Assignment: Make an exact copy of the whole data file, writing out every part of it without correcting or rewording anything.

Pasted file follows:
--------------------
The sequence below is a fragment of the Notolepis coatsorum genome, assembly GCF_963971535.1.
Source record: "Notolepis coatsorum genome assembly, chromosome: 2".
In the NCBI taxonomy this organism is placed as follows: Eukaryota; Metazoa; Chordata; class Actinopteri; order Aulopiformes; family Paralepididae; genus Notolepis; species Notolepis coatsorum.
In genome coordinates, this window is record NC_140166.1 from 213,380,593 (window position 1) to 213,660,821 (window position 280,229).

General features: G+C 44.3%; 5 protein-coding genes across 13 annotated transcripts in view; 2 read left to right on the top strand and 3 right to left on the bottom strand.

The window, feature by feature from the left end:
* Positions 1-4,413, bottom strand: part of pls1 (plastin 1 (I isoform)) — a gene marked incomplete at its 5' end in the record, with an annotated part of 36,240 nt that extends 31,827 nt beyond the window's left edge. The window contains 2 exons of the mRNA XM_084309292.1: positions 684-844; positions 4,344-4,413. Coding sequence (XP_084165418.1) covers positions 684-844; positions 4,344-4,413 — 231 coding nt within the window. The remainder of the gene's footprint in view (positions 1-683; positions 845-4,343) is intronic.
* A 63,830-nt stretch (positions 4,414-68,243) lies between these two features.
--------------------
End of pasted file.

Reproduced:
The sequence below is a fragment of the Notolepis coatsorum genome, assembly GCF_963971535.1.
Source record: "Notolepis coatsorum genome assembly, chromosome: 2".
In the NCBI taxonomy this organism is placed as follows: Eukaryota; Metazoa; Chordata; class Actinopteri; order Aulopiformes; family Paralepididae; genus Notolepis; species Notolepis coatsorum.
In genome coordinates, this window is record NC_140166.1 from 213,380,593 (window position 1) to 213,660,821 (window position 280,229).

General features: G+C 44.3%; 5 protein-coding genes across 13 annotated transcripts in view; 2 read left to right on the top strand and 3 right to left on the bottom strand.

The window, feature by feature from the left end:
* Positions 1-4,413, bottom strand: part of pls1 (plastin 1 (I isoform)) — a gene marked incomplete at its 5' end in the record, with an annotated part of 36,240 nt that extends 31,827 nt beyond the window's left edge. The window contains 2 exons of the mRNA XM_084309292.1: positions 684-844; positions 4,344-4,413. Coding sequence (XP_084165418.1) covers positions 684-844; positions 4,344-4,413 — 231 coding nt within the window. The remainder of the gene's footprint in view (positions 1-683; positions 845-4,343) is intronic.
* A 63,830-nt stretch (positions 4,414-68,243) lies between these two features.